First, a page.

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Thessaloniki 7 solidarity: Anarchists protest at PM’s door
by jose
Thursday Nov 13th, 2003 1:03 PM
This Monday is the 30th anaversiary of the anniversary of the Nov. 17 1973 student rebellion in Greece...

Catching their police escorts off guard, some 150 anarchists on a motorcycle protest drove unhindered to Prime Minister Costas Simitis’s private residence in central Athens yesterday night, where they held an impromptu demonstration seeking the release of seven people held since the June 21 anti-EU riots in Thessaloniki.
No arrests were made, although the section of Anagnostopoulou Street, in Kolonaki, where the PM lives, was closed off for an hour after the 8 p.m. protest.

Earlier in the evening, the anarchists had driven from the Pedion tou Areos park to Korydallos Prison, where four of the five suspected rioters who are currently on a hunger strike are being held. After a brief pass by the Piraeus hospital where the fifth is being treated, they returned to the city center, tailed by motorcycle policemen. When the convoy turned off for Kolonaki, police failed to stop them.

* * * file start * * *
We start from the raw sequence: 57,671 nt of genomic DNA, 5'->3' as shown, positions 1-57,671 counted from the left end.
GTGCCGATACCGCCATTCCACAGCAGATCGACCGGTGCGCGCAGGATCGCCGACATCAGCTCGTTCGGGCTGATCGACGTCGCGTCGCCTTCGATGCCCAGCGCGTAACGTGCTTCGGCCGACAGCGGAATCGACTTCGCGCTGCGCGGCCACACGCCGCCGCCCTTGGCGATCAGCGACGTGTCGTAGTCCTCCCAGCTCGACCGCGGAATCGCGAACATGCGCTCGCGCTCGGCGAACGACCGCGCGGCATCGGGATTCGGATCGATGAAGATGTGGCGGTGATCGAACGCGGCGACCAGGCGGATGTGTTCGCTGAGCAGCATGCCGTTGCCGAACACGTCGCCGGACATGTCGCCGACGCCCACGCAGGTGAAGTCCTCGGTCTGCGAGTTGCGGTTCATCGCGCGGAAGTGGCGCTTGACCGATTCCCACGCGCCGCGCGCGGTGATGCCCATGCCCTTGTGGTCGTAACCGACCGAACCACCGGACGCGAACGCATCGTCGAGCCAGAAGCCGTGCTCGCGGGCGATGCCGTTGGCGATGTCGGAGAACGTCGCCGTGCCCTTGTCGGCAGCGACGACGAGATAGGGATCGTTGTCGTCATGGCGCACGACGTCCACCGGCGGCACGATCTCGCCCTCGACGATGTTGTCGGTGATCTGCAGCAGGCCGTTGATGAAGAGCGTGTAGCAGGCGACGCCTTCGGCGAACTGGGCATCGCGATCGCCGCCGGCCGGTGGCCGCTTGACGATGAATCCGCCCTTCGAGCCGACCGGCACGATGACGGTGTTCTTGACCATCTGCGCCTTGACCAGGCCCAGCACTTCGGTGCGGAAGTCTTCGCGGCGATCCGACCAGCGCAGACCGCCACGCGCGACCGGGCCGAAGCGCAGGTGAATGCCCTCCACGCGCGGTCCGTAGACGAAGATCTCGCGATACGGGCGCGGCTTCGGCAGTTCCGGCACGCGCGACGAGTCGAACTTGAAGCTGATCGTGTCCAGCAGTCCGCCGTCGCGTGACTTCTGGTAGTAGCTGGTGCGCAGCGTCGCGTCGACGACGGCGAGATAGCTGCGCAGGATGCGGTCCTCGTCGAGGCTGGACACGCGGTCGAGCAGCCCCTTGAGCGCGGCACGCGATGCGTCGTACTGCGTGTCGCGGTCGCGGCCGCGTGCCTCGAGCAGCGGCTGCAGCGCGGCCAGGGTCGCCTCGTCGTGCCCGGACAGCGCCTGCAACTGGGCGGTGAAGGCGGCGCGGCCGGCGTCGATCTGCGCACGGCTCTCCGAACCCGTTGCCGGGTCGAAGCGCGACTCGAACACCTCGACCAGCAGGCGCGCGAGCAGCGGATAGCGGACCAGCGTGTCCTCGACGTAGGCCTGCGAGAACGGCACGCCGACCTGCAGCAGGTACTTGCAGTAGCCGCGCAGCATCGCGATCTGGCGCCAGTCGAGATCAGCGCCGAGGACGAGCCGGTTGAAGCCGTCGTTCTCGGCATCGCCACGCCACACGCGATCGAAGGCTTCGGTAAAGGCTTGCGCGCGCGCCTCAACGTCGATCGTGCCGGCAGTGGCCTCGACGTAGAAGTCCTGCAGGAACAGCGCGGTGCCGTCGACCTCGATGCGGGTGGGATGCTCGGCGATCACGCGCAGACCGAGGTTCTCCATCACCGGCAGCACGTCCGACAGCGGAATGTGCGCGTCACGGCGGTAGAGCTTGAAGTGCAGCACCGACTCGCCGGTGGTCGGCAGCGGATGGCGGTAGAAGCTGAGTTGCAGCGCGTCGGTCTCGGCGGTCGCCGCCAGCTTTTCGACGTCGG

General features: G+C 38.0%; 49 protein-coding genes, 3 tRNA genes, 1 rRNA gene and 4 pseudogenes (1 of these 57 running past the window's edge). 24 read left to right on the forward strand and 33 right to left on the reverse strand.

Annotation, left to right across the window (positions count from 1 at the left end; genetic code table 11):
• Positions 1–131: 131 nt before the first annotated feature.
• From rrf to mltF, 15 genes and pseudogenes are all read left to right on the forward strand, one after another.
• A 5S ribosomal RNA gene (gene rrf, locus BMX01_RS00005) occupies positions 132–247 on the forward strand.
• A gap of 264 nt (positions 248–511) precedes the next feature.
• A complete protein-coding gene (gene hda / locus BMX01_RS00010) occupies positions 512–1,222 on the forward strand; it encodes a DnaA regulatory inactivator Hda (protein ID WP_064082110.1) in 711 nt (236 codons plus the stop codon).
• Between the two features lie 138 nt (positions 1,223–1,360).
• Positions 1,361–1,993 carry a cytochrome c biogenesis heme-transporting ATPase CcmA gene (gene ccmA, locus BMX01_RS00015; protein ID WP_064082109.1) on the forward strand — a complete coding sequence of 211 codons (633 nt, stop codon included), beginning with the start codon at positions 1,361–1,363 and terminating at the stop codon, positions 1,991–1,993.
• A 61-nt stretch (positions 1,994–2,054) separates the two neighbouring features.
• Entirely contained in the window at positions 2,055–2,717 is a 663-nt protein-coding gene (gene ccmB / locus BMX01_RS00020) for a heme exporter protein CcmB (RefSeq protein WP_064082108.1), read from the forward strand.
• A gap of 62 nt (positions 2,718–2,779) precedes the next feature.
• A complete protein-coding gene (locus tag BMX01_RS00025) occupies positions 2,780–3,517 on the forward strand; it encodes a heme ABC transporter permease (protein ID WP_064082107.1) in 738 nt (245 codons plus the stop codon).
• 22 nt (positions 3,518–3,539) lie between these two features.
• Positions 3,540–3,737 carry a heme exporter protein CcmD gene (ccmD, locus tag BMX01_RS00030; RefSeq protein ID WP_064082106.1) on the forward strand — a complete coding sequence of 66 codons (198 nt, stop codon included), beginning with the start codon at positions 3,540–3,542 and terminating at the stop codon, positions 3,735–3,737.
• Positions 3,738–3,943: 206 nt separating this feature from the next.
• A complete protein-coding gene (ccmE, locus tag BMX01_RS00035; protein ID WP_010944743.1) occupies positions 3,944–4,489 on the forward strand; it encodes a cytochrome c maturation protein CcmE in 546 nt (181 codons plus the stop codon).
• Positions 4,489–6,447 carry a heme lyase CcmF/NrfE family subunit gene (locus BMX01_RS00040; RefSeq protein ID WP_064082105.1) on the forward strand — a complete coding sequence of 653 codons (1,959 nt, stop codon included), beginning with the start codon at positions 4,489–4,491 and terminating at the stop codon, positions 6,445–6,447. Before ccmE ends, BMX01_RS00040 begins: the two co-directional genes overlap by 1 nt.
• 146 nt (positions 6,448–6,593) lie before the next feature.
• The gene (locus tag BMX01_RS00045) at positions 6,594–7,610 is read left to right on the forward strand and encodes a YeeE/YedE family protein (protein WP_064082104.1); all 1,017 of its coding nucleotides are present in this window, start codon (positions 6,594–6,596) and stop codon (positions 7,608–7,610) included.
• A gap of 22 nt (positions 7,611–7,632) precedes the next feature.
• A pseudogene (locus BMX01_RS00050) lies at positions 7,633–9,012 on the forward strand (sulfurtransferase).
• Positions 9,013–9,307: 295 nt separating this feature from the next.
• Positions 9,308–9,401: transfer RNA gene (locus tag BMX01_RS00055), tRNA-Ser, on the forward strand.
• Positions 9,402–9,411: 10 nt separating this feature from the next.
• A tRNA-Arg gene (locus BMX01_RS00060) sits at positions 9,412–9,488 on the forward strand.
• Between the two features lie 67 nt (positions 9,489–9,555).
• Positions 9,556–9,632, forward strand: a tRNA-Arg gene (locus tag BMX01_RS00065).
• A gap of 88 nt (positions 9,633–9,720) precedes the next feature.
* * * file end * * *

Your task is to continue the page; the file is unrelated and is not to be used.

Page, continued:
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Thessaloniki 5 in Korydallos

Five men who have been in custody since the anti-EU riots in Thessaloniki on June 21 were moved from the northern city to the hospital of Greece’s top security Korydallos Prison in Athens yesterday. Authorities decided on the transfer due to the deteriorating condition of the five who have been on a hunger strike for over a month and recently began refusing liquids. Two others are being held in a juvenile prison in Avlona and are not on a hunger strike.

The transfer of the five, by road, is likely to prompt more protests in Athens and abroad as the anniversary of the Nov. 17 1973 student rebellion approaches. It is usually a time when anarchists and anti-globalization activists provoke unrest. Protesters were to picket the Greek Embassy in London yesterday. A Greek anarchist group calling themselves “Black and Red” sent a proclamation to newspapers describing the seven as “political prisoners” and demanding their immediate release.

A support campaign claims the five on hunger strike have been “imprisoned on false charges after weapons were planted on them by the Greek police at demonstrations around the EU summit.”

The five are Carlos Martin Martinez and Fernando Perez Gorraiz of Spain, Briton Simon Chapman, Syrian Suleiman Dakduk and Greek Spyros Tsitsas. They deny charges of rioting and possession of fire bombs, and demand to be released on bail.

Dakduk, who fears being deported to Syria, began his hunger strike on Sept. 21, followed by the Spaniards and Chapman on Oct. 5 and Tsitsas on Oct. 8. They began to refuse liquids on Friday when they were admitted to a Thessaloniki hospital, where, their support group says, they were denied their rights. They demanded privacy when using the toilet, access to their lawyers and phone calls, the campaign said.

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